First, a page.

SuperBIT in flight

Helium balloon-lifted space telescope could be cheap rival for Hubble

Image credit: SuperBIT team

A low-cost space telescope that can obtain high-resolution images rivalling those of the Hubble Space Telescope is scheduled to set sail above the Earth’s atmosphere from April 2022.

Developed by Nasa and the Canadian Space Agency, the 'Superpressure Balloon-borne Imaging Telescope' (SuperBIT) flies above 99.5 per cent of the Earth’s atmosphere and is carried by a helium balloon the size of a football stadium.

While light from distant galaxies can travel for billions of years to reach our telescopes, once it reaches the Earth’s turbulent atmosphere the view becomes blurred.

Observatories on the ground are built at high altitude sites to overcome some of this, but until now only placing a telescope in space can escape the effects of the atmosphere completely.

The SuperBIT has a 0.5 metre diameter mirror and will be carried to a 40km altitude by a helium balloon with a volume of 532,000 cubic metres, about the size of a football stadium.

Its final test flight in 2019 demonstrated that it could be pointed at specific points in the sky with high stability – monitored for more than one hour, the lens deviated by less than one thirty-six thousandth of a degree. The team behind the telescope believe that this level of stability should enable it to obtain images as sharp as those from the Hubble Space Telescope.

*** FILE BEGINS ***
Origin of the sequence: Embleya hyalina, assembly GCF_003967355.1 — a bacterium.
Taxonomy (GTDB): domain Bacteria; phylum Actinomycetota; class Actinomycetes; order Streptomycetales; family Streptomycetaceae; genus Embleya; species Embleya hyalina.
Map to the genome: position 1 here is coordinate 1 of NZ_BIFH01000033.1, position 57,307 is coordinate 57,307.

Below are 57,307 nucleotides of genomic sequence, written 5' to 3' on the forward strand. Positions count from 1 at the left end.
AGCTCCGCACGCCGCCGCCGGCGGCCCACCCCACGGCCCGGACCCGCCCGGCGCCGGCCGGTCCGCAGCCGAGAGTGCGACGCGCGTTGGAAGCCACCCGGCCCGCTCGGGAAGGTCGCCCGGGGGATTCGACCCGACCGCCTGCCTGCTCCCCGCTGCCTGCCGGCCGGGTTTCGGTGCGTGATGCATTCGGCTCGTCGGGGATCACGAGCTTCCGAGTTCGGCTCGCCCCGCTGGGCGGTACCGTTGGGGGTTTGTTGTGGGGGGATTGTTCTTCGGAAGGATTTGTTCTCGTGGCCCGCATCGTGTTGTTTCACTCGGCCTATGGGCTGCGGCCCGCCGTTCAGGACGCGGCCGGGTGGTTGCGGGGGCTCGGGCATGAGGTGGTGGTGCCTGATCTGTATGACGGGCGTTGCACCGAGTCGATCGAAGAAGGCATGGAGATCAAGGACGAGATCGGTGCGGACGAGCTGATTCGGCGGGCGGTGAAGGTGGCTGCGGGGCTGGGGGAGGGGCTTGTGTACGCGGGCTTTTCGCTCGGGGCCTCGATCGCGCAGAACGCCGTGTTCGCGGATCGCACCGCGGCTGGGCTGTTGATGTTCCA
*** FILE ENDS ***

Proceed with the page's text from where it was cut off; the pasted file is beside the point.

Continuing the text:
The telescope on the ground

Previous efforts for similar telescopes held aloft by balloons were deemed too difficult as they could stay aloft for only a few nights at a time before needing to refuel. However, Nasa recently developed ‘superpressure’ balloons able to contain helium for months. SuperBIT is scheduled to launch on the next long duration balloon, from Wanaka, New Zealand, in April 2022.

Carried by seasonal winds, it will circumnavigate the Earth several times - imaging the sky all night, then using solar panels to recharge its batteries during the day.

With a budget for construction and operation for the first telescope of $5m (£3.6m), SuperBIT cost almost 1,000 times less than a similar satellite. Balloons are also cheaper than rocket fuel and the ability to return the payload to Earth and relaunch it means that its design has been tweaked and improved over several test flights.

Satellites must work first time, so typically have (phenomenally expensive) redundancy and decade-old technology that had to be space-qualified by the previous mission.

Modern digital cameras improve every year, which has meant the development team could attach cutting-edge cameras for SuperBIT’s latest test flight a few weeks before launch. This space telescope will continue to be upgradable and have new instruments on every future flight.

In the longer term, the Hubble Space Telescope will not be repaired again when it inevitably fails. For 20 years after that, ESA/NASA missions will enable imaging only at infrared wavelengths (like the James Webb Space Telescope due to launch this autumn), or a single optical band (like the Euclid observatory due to launch next year). This will leave SuperBIT as the only facility in the world capable of high-resolution multicolour optical and ultraviolet observations, Nasa said.

“New balloon technology makes visiting space cheap, easy and environmentally friendly,” said Mohamed Shaaban, a PhD student at the University of Toronto who is working on the project. “SuperBIT can be continually reconfigured and upgraded, but its first mission will watch the largest particle accelerators in the Universe: collisions between clusters of galaxies.”

The science goal for the 2022 flight is to measure the properties of dark matter particles. Although dark matter is invisible, astronomers map the way it bends rays of light, a technique known as gravitational lensing. SuperBIT will test whether dark matter slows down during collisions.

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